So, instead of bothering about with whom Simon had lunch or dinner when or where, Simon should write a memoir revolving around certain broad themes that defined his own life and views in relation to the larger world. In what ways did the world change but not him? In what ways did he change but maybe not the world so much?

    A good model for this kind of memoir is William Friedkin's recent book THE FRIEDKIN CONNECTION: A MEMOIR. Though there is much that Friedkin doesn't remember and much that he passes over, he recounts the things that really mattered in his life and maybe the world, at least the movie world. Thus, Friedkin gives us a sense of broad sweep of his life with emphasis on certain high points.

    Simon could do the same. He should ask himself: what were the basic themes and goals of my life? What are my main convictions, passions, loves, and hatred? When did I feel most successful and happy, most certain that I meant something in the world of culture? Why did some things go right, why did some thing go wrong in my life and the world of culture? Who deserves the credit, who deserves blame? When was I right, when was I wrong looking back? Which of my students became famous people? Who were the teachers and inspirations that led me to the life of a critic?

    If he thinks along such lines, he can write an interesting memoir. But if he's gonna idly remember various personalities he had lunch with, I mean who cares?

  3. An excerpt from a kind of memoir
    That through the years goes coursin'---
    Hank Jaglom dishing dirt at lunch
    With Welles; from 'My Lunches with Orson':

    Henry Jaglom (HJ): It’s like in Israel, where there’s no art now. All these Jews, they thought they were gonna have a renaissance, and suddenly, they’re producing a great air force, but no artists. All those incredible virtues of the centuries—

    Orson Welles (OW): They left all that in Europe. Who needs it? They get to Israel, and they sort of go into retirement.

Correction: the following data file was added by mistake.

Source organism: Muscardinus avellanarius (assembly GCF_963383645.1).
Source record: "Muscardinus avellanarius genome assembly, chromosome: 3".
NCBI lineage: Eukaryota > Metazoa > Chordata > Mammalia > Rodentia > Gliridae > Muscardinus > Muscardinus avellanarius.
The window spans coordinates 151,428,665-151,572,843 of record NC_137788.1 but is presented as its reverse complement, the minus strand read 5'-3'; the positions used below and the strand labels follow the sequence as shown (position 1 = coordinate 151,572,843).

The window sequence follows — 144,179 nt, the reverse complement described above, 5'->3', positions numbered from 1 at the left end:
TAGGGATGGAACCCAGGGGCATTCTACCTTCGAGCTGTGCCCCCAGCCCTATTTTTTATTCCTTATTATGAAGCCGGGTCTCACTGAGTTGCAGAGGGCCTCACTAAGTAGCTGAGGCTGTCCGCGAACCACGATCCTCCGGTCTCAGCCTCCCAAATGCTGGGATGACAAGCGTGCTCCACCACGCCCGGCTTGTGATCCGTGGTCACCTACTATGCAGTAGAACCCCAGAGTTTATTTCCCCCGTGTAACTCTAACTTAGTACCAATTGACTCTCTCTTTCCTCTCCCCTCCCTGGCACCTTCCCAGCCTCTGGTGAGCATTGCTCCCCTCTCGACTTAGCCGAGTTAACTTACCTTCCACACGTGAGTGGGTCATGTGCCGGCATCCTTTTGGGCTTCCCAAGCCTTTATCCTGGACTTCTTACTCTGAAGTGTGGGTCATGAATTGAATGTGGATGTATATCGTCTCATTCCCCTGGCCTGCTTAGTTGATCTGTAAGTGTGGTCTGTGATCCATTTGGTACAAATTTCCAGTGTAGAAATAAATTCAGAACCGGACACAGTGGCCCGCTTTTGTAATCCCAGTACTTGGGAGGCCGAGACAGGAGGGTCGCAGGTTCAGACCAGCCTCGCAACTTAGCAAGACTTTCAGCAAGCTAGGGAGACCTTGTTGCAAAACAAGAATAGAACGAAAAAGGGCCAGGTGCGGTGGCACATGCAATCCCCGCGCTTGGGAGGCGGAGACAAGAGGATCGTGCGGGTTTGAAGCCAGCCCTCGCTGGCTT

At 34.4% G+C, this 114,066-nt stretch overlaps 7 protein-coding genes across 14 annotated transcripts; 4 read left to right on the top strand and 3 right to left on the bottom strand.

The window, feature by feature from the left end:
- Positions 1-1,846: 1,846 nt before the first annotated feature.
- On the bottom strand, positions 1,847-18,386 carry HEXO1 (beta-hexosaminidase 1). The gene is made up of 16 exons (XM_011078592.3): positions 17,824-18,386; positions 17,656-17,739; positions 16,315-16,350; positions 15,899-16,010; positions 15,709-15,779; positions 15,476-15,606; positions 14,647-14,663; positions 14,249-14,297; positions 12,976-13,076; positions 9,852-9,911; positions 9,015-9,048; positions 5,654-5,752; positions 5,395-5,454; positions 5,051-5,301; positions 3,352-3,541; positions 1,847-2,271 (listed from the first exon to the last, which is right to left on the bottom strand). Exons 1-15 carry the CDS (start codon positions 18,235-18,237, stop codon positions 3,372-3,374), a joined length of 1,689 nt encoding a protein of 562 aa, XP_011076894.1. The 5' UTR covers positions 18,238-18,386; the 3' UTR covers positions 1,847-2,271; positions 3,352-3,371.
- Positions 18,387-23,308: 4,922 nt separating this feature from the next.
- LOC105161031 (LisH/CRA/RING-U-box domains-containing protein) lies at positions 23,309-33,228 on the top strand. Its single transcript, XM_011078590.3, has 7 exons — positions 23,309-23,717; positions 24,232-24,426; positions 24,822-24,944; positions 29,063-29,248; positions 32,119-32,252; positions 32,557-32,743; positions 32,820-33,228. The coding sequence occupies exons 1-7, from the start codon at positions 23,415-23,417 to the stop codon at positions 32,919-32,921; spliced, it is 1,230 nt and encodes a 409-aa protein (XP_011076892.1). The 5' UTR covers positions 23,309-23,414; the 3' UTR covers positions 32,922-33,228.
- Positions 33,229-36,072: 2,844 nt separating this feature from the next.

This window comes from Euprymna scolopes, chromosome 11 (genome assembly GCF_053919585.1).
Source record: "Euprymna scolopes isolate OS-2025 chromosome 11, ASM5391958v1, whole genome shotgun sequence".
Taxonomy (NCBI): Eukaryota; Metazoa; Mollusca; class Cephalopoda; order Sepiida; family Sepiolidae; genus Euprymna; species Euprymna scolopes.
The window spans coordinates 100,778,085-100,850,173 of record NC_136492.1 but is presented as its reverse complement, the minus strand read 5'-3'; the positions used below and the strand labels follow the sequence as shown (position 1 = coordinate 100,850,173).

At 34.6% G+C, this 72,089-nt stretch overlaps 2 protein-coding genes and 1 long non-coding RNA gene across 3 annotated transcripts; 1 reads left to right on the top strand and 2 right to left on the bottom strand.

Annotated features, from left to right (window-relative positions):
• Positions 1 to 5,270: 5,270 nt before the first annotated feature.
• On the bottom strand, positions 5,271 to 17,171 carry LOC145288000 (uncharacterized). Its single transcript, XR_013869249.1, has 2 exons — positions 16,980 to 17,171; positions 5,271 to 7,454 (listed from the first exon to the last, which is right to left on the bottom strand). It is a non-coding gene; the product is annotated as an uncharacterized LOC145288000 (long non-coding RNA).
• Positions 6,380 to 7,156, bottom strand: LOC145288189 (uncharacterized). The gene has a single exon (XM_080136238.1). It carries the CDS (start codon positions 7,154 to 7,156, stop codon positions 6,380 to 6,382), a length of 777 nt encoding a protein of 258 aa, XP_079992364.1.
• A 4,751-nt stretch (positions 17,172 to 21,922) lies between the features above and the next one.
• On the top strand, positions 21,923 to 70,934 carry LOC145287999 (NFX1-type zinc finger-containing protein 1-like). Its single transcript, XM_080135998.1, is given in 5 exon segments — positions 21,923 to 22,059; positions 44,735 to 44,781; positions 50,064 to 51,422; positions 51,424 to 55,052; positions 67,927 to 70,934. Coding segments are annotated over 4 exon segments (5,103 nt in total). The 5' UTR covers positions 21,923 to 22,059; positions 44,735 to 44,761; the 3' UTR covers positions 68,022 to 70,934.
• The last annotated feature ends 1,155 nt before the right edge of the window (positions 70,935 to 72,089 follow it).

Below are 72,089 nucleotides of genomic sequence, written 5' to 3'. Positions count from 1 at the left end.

HJ: Their theater is boring; their film is boring. Painting and sculpture—

    OW: Boring. You know, the only time they make good music is when Zubin Mehta, a Hindu, comes to conduct.

    HJ: It’s amazing. When the Jews were in Poland, every pianist in the world—

    OW: Every fiddler who ever lived was Jewish. It was a total Russian-Jewish, Polish-Jewish monopoly. Now they’re all Japanese and Orientals. [Arthur] Rubinstein is gone.

    HJ: Last year.

    OW: I knew Rubinstein for forty years, very well. I told you his greatest line. I was with him at a concert in Albert Hall, and I had no seat, so I listened to the concert sitting in the wings. He finished. Wild applause. And as he walked into the wings to mop his face off, he said to me, “You know, they applauded just as loudly last Thursday, when I played well.”

    HJ: Dying at ninety-five is not bad. He had a full life.

    OW: Did he ever.

    HJ: It’s true, all that, then? That he fucked everybody?

    OW: He was the greatest cocksman of the nineteenth century. Of the twentieth century. The greatest charmer, linguist, socialite, raconteur. Never practiced. He always used to say, “You know, I’m not nearly as good a pianist technically, as many of my rivals, because I am too lazy to practice. I just don’t like to. [Vladimir] Horowitz can do more than I can. He sits there and works. I like to enjoy life. I play clinkers all the time.” But, he says, “I play it better with the clinkers.”

    HJ: And Horowitz hates his life, and for fifteen years hasn’t been able to play or even move.

    OW: Rubinstein walked through life as though it was one big party.

    HJ: And then ended it with this young girl. Didn’t he leave his wife after forty-five years when he was ninety to run off with a thirty-one-year-old woman?

    OW: Like Casals. Who suddenly, at the age of eighty-seven or something, came up with a Lolita.

  4. I think I disagree with noochinator's prescriptive recommendation for Mr. Simon. It's not so much a matter of a broad sweep of history and culture that matters in a memoir (and frankly it sounds rather boring), as it is whether the memoirist has had an eye for noticing, and a knack for recalling, quintessential moments.

    Kurt Vonnegut's Wampeters, Foma, and Gonfalons, for example, has a remembered moment when he was at a writer conference and the question of how many instances of "And so it goes" appeared in his most famous novel, Slaughterhouse-Five, came up. Vonnegut reports that during a break in the conference, John Simon, one of the attendees, was nowhere to be found -- and when a few minutes later he returned to rejoin the conference, he told Vonnegut exactly how many instances of that phrase were in his book. I.e., he had apparently gone off to count them all. Vonnegut found this remarkable enough to memorialize (and wisely and wryly left it as is without any commentary).

    1. I meant to add to my above comment that Mr. Simon's foot anecdote about Geneviève Bujold is exactly what I'm talking about.